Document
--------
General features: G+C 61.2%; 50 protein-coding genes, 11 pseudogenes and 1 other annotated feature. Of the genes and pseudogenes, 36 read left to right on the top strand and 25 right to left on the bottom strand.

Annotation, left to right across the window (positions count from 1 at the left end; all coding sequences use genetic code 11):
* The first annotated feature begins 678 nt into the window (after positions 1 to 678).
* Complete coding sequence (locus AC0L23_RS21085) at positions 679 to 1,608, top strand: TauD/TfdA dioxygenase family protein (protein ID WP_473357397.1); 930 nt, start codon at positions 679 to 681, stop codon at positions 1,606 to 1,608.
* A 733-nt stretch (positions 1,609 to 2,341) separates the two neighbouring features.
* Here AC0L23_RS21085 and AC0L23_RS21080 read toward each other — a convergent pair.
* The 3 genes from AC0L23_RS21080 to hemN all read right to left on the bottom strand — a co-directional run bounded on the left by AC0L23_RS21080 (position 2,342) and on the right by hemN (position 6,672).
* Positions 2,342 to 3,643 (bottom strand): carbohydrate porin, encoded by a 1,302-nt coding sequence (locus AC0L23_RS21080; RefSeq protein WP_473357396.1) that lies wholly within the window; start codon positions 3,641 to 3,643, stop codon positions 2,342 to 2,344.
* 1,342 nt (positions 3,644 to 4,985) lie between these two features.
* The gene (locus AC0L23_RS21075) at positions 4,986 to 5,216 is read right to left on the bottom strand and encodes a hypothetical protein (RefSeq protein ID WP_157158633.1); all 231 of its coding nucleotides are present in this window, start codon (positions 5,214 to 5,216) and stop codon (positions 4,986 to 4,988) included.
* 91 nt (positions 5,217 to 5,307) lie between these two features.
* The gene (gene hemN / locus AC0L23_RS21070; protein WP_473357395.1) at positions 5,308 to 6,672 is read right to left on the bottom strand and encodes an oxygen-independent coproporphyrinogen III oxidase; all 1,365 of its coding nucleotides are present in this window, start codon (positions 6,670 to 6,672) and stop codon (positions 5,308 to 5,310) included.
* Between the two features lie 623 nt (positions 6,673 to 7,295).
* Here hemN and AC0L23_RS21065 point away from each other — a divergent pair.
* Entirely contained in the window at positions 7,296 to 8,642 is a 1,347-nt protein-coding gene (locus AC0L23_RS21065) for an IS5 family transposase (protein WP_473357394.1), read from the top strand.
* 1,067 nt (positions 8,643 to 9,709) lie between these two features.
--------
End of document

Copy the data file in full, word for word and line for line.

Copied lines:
General features: G+C 61.2%; 50 protein-coding genes, 11 pseudogenes and 1 other annotated feature. Of the genes and pseudogenes, 36 read left to right on the top strand and 25 right to left on the bottom strand.

Annotation, left to right across the window (positions count from 1 at the left end; all coding sequences use genetic code 11):
* The first annotated feature begins 678 nt into the window (after positions 1 to 678).
* Complete coding sequence (locus AC0L23_RS21085) at positions 679 to 1,608, top strand: TauD/TfdA dioxygenase family protein (protein ID WP_473357397.1); 930 nt, start codon at positions 679 to 681, stop codon at positions 1,606 to 1,608.
* A 733-nt stretch (positions 1,609 to 2,341) separates the two neighbouring features.
* Here AC0L23_RS21085 and AC0L23_RS21080 read toward each other — a convergent pair.
* The 3 genes from AC0L23_RS21080 to hemN all read right to left on the bottom strand — a co-directional run bounded on the left by AC0L23_RS21080 (position 2,342) and on the right by hemN (position 6,672).
* Positions 2,342 to 3,643 (bottom strand): carbohydrate porin, encoded by a 1,302-nt coding sequence (locus AC0L23_RS21080; RefSeq protein WP_473357396.1) that lies wholly within the window; start codon positions 3,641 to 3,643, stop codon positions 2,342 to 2,344.
* 1,342 nt (positions 3,644 to 4,985) lie between these two features.
* The gene (locus AC0L23_RS21075) at positions 4,986 to 5,216 is read right to left on the bottom strand and encodes a hypothetical protein (RefSeq protein ID WP_157158633.1); all 231 of its coding nucleotides are present in this window, start codon (positions 5,214 to 5,216) and stop codon (positions 4,986 to 4,988) included.
* 91 nt (positions 5,217 to 5,307) lie between these two features.
* The gene (gene hemN / locus AC0L23_RS21070; protein WP_473357395.1) at positions 5,308 to 6,672 is read right to left on the bottom strand and encodes an oxygen-independent coproporphyrinogen III oxidase; all 1,365 of its coding nucleotides are present in this window, start codon (positions 6,670 to 6,672) and stop codon (positions 5,308 to 5,310) included.
* Between the two features lie 623 nt (positions 6,673 to 7,295).
* Here hemN and AC0L23_RS21065 point away from each other — a divergent pair.
* Entirely contained in the window at positions 7,296 to 8,642 is a 1,347-nt protein-coding gene (locus AC0L23_RS21065) for an IS5 family transposase (protein WP_473357394.1), read from the top strand.
* 1,067 nt (positions 8,643 to 9,709) lie between these two features.